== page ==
Eyes casting about for a stray hair you
might have shed, I pretend to dust
my furniture, my books, lightly
touching everything I say I own
because I cannot lay hands
on a single lash of yours today,
not even your soft curse as you blow out
a match. Evolved to a brain
larger than my ancestors', I do have
the capacity to want what I cannot see:
the figure casting shadow fingers on my wall,
a better bicycle, a ham sandwich. Abstractions
paste themselves to my mental bulletin board
from a dictionary, though
the definition of want encompasses
a sand-flayed whale
on a shore I've never seen
in addition to the following:
When I was seven, my father's friend
died suddenly on the table
during eye surgery. He taught me
how to tell time though
he was nearly blind.
He smiled to hear me read.
I knew nothing
until Monday morning—
our car never slowed
at his usual waiting spot.
Sometimes when I read a clockface,
Ben's old-man coffee denim smell
and hat with the homemade band
float back abstract as 2:13 or 5:11.
Furthermore, the mules in harness
rotate the wheel, make molasses
as they did when I was a kid watching
from the grass with the old man.
When I hear Willie Nelson sing,
I think time time time because Ben's voice
sounded like his. Country songs
stand for those passengerless years.
Time is a personal abstraction.
I declare there are no abstractions
so long as a carpool is a void,
so long as a heart attack is a table
and heartbreak is a study lamp
burning into the advancing morning.
So long as failure is a hiking boot
with a hole.
An hour goes by with or without someone.
Time again called something else.
I dial the phone with my thumb
and hear it ring on your end
where you've been writing checks
all morning for bills, where you've
fanned out the stubs that stand
for your work. Before you answer,
you smoothe the signature line of ink
yoking you to your work, and when you pick up,
I ask you Say your name. I want you
to say your name.
Seven million years ago at least
she stood upright and wished
an arc into the basin of her world
that made a scrap of bone a token.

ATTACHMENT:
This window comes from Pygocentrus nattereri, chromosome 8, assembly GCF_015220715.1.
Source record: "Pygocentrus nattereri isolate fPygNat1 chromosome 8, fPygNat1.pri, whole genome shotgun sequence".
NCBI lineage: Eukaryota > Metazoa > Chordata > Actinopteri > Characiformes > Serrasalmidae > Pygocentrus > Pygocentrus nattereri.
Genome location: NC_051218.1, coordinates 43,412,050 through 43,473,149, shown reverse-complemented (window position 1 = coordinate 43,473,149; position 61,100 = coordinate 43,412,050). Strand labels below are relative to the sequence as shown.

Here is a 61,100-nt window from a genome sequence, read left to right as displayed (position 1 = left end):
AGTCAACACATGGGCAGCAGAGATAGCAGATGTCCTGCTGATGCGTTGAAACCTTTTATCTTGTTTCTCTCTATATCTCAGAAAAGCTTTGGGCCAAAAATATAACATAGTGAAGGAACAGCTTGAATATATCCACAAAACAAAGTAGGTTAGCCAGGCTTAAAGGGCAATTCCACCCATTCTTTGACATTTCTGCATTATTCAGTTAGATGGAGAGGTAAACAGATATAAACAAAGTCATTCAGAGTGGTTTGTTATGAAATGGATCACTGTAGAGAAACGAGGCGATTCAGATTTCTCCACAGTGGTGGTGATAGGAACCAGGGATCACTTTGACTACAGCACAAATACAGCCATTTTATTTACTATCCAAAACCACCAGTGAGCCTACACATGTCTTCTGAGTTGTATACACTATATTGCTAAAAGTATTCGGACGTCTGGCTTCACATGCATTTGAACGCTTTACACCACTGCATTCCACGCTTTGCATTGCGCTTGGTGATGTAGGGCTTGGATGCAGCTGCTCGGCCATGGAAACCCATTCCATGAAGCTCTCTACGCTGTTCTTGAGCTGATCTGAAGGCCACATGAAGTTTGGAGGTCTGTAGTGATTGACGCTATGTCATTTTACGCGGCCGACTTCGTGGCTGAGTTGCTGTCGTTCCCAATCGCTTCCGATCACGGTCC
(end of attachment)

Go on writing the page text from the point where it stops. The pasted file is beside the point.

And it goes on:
Soon a petal became the dead.
Through her, fire became a hope.
Did hope ripple all the way
to George Berkeley, his notion that sense
and reason are the only doors to the world?
Three hundred years later we applaud
Woody Allen who says it's hard ...
to get your heart and head together.
The punchline: in my case,
they aren't even friendly.
No more the false dichotomy, the stretch
like an infinite barbell weighted
on each end. In the space between voices
a single body reconciles.
Like Helen Keller at the well,
with the word water burning cold
on her waking hand.
Your name is lavender and a brown dog.
I've come to hold your name
like a duck's bill scoops a pond.
All you've taken in and my third eye,
a smoke ring broken on its own composure,
a yellow bloom in the dust,
a white-footed mouse, shrapnel, the night
we said we will not leave this garden
until everything is named.
I enter the world in every way.
Your name: the Sunday
you were born, the first current of air
that passed over your body.
This poem is a dual epistle for my dear
friend far away, and for an early childhood mentor who passed away many
years ago. It occurred to me that every time we miss someone, we miss
everyone we've ever missed, and that raw feeling is often rationalized,
though it's bigger than and part of our intelligence. Love and philosophy,
abstraction and hard dirt—these are the reconciliations we have